Did they deliver? Yes, they did. The game released on March 25, 2016 for the Nintendo 3DS with all DLC characters from the Wii U’s Hyrule Warriors, as well as new characters Tetra and King Daphnes. Oh, and let’s not forget Linkle.
The promise: Metroid Prime Federation Force was in development for the Nintendo 3DS. The game promised 4-player co-op missions and Blastball for 3 vs 3 sports battles. The release date provided was 2016.
The promise: A trailer showed a first look at Fire Emblem: Fates, scheduled for a 2016 release.
Did they deliver? Yes. Fire Emblem Fates: Birthright and Conquest released on February 19, 2016. A special edition bundle was also released on that date and included Birthright, Conquest and the third campaign, Revelation. The third campaign, as standalone DLC, was released on the Nintendo 3DS eShop on March 10, 2016.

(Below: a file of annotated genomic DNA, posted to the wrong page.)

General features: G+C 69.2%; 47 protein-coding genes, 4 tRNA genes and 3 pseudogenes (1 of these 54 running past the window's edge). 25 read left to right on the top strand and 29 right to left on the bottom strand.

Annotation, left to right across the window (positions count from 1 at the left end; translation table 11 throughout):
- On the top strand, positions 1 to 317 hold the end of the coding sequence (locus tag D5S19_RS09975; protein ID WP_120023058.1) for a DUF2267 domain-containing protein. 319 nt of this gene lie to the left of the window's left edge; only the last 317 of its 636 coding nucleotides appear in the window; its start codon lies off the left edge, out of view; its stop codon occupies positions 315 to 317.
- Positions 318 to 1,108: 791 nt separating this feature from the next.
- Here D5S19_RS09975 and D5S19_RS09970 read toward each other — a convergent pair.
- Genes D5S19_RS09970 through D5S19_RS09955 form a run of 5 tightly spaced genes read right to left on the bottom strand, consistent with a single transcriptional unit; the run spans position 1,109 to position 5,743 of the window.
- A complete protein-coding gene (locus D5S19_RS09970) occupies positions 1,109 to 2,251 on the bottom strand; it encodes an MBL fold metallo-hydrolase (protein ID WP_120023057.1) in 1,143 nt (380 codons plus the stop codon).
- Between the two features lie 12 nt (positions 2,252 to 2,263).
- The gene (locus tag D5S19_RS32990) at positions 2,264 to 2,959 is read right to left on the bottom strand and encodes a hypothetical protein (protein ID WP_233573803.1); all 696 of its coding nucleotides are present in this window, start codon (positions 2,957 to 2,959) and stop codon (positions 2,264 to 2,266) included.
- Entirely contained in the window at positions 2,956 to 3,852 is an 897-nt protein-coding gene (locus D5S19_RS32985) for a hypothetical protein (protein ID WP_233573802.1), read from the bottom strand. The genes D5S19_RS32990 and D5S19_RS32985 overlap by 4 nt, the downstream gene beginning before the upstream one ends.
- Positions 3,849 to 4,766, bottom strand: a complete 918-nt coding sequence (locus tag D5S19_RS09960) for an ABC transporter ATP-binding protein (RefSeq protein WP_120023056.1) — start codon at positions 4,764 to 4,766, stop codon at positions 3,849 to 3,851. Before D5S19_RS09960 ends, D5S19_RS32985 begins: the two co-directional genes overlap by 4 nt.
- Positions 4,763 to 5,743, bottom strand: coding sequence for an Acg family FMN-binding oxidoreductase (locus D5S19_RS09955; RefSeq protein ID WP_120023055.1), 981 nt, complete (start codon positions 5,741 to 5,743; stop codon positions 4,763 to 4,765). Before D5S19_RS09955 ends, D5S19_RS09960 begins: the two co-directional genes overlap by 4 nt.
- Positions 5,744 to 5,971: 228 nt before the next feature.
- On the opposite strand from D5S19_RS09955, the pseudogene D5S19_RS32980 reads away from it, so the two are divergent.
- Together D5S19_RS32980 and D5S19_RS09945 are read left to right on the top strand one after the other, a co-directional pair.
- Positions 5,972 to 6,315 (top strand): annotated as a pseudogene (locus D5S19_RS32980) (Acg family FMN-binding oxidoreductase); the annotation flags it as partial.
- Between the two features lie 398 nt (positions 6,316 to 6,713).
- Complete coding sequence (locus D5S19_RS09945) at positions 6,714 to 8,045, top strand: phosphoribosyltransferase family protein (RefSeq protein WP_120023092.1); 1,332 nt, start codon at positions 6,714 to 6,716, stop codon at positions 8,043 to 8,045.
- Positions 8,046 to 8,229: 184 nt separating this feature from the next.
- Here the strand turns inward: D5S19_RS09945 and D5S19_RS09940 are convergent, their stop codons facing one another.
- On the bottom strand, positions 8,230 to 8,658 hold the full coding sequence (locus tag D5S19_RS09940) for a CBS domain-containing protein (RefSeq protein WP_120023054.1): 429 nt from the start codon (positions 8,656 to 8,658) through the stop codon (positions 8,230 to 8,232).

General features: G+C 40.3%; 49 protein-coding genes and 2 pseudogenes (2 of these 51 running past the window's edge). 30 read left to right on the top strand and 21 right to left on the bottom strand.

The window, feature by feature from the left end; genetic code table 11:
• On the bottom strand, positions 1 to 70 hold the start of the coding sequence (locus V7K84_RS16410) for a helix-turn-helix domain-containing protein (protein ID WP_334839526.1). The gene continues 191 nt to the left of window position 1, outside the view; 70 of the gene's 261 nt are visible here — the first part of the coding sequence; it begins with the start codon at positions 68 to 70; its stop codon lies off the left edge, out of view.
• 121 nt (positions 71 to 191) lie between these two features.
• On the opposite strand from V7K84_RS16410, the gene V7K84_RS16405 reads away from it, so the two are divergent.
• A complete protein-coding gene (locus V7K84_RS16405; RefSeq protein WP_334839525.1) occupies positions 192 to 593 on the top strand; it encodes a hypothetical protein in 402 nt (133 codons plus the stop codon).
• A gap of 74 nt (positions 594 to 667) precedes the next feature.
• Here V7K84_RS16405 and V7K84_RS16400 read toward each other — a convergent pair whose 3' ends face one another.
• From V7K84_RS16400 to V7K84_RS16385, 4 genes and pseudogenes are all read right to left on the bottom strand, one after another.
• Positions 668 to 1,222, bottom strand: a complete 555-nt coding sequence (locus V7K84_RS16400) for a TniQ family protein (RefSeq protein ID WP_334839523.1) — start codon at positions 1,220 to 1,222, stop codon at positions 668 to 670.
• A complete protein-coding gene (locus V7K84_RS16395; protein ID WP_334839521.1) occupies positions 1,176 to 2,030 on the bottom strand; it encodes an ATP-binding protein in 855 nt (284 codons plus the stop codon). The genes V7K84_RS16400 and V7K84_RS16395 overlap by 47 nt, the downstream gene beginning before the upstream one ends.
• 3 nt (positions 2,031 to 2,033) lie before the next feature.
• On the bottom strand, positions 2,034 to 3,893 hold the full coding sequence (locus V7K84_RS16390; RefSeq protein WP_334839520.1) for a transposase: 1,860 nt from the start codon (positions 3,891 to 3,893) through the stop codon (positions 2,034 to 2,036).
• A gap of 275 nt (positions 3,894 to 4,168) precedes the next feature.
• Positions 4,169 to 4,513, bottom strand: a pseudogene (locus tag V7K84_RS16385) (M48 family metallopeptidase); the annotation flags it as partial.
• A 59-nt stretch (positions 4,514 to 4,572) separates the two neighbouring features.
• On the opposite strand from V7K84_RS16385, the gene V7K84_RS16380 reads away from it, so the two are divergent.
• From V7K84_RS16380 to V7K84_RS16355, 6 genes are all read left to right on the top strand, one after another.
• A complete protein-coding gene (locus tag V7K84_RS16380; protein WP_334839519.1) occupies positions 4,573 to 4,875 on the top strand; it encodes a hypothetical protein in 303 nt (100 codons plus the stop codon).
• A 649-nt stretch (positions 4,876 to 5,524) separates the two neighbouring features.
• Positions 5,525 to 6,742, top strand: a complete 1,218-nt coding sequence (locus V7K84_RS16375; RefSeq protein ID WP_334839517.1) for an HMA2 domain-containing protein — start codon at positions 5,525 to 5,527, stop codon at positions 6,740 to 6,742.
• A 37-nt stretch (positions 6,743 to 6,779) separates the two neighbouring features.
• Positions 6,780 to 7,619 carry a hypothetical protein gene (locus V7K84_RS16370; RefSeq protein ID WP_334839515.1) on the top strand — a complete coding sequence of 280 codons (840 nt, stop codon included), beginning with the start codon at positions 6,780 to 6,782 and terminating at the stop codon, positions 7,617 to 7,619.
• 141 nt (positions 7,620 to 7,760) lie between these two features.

The promise: Atlus’ Tokyo Mirage Sessions #FE would be coming to the Wii U in 2016.
Did they deliver? Not yet, but likely yes. The release date is currently scheduled for June 24, 2016.
The promise: Monolith Soft’s JRPG, Xenoblade Chronicles X, would be headed exclusively to the Wii U, with a December 4, 2015 release date.
Did they deliver? Yes. The game, which is a thing of beauty, released on the date promised for the Wii U.
The promise: Animal Crossing: Happy Home Designer would be exclusive to the Nintendo 3DS. The game would included Animal Crossing Amiibo card support. Release date: September 25, 2015.
Did they deliver? Yes. Those frustratingly collectible Animal Crossing Series 1 Amiibo cards were released alongside the 3DS game on September 25, 2015. Other Amiibo card series have been released in subsequent months. Series 4 cards are slated for June 10.
The promise: Animal Crossing: Amiibo Festival was announced, with one Amiibo required for play. The game would support up to four players, with the purchase of Amiibo sold separately. The release date was later revealed for Holiday 2015, with the game headed to the Wii U.
Did they deliver? Yes. The game released November 15, 2015 as a bundle that included Digby and Isabelle Amiibo and three Amiibo cards.